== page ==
The North Shore Limited departed Manhattan at 4:50 each afternoon in 1891. A swirl of steam and soot enveloped the crowds on the platform. The cacophony and oppressive heat were the same for the woman who had packed her meager possessions in a tenement on the Lower East Side and the one who had directed her maid to prepare her trunks in the parlor of a Fifth Avenue mansion. But the well- to-do booked tickets for a Wagner Palace Car, a serene mahogany and brocade escape from the overflowing second-class and dismal third-class options. A woman of means traveling alone booked four seats across two upholstered benches, an expensive but necessary signal of her propriety.
Before sunset on the second day, the train arrived in Chicago. It was not unusual to see a lady disembark alone in Great Central Depot, a fire-scarred structure that could not rival its grand New York counterpart. But for a few, their destination was still farther west. After an overnight stay in Chicago, they boarded the Illinois Central, speeding across the prairie toward the setting sun. As the train approached its final destination in the early hours of the next day, those on board became watchful, casting sidelong glances at any unfamiliar woman not accompanied by a man. For her, there could be only one reason to undertake this 1,500-mile trip: She had come to Sioux Falls, South Dakota, for a divorce.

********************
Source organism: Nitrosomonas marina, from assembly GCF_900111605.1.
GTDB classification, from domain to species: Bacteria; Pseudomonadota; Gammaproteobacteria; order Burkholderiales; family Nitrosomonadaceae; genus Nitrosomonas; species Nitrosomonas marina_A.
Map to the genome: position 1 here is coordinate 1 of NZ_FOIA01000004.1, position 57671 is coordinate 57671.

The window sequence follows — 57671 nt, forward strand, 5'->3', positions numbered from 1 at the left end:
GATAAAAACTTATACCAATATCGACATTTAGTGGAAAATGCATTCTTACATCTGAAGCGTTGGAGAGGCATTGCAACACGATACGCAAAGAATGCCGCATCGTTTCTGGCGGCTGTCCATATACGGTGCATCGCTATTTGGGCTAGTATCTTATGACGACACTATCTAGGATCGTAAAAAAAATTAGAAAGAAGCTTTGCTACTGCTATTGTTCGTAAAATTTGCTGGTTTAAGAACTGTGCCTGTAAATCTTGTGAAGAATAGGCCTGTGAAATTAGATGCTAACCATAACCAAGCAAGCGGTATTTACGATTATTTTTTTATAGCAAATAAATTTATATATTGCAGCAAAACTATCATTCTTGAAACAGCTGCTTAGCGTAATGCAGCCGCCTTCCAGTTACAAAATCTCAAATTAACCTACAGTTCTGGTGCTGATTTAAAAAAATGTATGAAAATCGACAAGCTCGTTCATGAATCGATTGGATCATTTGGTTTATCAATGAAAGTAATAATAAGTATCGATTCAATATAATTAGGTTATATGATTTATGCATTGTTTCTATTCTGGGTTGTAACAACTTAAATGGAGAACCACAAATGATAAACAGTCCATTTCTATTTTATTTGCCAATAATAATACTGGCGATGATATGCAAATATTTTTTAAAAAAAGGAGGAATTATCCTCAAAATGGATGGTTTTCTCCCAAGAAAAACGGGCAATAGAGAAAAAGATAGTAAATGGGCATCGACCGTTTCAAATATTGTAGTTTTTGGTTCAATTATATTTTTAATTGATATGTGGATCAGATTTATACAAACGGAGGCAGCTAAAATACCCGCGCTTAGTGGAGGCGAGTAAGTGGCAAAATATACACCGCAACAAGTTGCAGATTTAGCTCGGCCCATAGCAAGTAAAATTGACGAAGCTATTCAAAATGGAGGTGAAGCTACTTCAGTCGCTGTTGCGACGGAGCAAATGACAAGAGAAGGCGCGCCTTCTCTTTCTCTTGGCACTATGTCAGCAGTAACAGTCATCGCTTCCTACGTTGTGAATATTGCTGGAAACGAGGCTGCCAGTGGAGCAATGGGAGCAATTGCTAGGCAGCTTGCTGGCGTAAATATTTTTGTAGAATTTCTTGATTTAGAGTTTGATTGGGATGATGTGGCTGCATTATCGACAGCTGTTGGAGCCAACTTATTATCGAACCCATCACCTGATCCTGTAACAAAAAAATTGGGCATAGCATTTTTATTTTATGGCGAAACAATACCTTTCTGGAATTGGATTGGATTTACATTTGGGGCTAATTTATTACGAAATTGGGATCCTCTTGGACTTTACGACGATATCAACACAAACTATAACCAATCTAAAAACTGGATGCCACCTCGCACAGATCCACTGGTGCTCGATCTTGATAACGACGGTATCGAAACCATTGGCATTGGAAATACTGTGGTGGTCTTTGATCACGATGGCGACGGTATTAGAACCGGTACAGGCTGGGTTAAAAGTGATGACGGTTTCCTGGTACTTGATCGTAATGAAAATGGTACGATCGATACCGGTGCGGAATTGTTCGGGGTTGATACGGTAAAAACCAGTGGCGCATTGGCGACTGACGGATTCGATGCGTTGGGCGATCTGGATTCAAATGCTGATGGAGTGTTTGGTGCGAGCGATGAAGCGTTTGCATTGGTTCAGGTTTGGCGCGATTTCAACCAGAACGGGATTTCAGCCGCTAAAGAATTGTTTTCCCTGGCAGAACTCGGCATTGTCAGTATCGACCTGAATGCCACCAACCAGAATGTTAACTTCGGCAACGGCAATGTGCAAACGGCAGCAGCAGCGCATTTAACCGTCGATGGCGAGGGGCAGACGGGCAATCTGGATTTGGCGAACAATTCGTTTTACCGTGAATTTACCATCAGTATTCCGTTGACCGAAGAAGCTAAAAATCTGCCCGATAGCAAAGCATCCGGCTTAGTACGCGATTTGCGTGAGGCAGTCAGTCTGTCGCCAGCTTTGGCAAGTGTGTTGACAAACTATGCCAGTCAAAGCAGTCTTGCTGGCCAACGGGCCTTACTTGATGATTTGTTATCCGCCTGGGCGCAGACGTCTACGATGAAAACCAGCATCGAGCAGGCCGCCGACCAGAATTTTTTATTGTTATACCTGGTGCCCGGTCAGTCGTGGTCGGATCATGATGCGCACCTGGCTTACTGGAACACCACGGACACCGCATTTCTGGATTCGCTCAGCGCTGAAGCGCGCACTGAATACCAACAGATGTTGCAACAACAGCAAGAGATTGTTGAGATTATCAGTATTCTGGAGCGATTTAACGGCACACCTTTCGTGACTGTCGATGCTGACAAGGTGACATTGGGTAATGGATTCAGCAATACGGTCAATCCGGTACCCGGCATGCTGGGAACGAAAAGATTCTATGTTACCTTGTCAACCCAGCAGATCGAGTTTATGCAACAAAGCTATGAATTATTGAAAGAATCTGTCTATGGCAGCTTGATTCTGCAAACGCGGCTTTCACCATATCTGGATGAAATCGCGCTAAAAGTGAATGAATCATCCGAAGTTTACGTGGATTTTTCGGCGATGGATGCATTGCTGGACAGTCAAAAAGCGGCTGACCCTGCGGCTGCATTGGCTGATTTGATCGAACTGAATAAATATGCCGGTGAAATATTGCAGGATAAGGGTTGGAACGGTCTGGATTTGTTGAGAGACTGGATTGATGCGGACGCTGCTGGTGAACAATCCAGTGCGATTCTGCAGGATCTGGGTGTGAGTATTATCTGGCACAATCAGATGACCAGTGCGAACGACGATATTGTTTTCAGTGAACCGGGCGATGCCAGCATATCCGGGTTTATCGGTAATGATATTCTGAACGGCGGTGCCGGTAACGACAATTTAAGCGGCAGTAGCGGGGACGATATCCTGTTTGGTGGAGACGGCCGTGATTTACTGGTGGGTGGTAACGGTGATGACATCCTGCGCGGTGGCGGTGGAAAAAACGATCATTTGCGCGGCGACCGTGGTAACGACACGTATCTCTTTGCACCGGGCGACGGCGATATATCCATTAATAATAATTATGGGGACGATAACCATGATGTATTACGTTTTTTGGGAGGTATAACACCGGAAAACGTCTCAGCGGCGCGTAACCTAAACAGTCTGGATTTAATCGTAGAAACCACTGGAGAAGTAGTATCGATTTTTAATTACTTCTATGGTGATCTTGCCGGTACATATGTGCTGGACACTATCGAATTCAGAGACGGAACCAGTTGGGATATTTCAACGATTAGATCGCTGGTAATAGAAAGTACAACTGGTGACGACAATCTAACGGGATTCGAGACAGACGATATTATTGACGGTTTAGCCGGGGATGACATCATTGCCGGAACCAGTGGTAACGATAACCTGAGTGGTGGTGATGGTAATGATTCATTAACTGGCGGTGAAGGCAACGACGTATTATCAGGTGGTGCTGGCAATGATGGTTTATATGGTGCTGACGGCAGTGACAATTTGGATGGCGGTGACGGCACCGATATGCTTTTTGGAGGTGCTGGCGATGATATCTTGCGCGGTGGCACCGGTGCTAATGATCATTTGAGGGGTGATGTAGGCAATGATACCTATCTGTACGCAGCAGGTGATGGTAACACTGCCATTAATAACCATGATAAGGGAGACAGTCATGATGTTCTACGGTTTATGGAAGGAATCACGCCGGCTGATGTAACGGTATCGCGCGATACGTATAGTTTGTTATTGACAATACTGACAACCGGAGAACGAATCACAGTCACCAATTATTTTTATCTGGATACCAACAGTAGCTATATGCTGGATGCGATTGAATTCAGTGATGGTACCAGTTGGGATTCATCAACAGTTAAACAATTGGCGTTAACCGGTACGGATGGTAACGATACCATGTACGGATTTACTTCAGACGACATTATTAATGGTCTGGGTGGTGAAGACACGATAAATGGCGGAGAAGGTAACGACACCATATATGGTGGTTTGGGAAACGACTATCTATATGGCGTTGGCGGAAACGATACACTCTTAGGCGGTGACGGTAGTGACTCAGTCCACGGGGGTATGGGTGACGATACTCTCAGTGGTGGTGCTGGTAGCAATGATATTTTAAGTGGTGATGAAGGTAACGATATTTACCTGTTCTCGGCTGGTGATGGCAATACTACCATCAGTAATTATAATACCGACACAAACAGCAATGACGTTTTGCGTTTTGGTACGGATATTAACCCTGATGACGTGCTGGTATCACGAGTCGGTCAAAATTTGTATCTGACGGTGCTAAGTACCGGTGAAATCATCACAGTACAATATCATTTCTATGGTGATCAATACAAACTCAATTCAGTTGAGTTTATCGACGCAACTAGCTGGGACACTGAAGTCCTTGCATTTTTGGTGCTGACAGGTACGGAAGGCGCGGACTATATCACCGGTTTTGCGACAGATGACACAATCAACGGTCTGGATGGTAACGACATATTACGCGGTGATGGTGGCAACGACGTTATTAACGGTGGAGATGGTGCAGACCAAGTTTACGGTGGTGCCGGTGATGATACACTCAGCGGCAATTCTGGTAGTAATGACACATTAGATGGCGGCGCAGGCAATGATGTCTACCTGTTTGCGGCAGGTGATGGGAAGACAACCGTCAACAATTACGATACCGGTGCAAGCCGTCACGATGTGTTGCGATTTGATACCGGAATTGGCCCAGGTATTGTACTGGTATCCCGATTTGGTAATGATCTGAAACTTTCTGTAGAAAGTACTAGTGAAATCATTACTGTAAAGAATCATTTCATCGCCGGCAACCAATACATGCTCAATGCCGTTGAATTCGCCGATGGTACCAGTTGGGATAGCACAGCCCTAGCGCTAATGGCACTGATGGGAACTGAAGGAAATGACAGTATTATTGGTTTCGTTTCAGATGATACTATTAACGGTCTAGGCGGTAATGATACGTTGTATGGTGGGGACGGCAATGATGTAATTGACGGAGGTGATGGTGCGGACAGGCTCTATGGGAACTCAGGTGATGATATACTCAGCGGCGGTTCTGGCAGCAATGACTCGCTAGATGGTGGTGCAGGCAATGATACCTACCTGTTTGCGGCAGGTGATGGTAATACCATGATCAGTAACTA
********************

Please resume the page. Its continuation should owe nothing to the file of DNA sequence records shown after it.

At the turn of the 20th century, the United States had a hodgepodge of state divorce laws. South Carolina had no allowances at all for divorce. New York was only slightly less strict, severing the marriage bond only with proof of adultery. The most permissive divorce laws in the United States existed at the edges of the settled country, where a settler fell under the jurisdiction of local courts after a brief residency. This was a simple acknowledgment of the itinerant nature of pioneer life, but it was also an opportunity for divorce seekers.
Read the full story at the Smithsonian Magazine.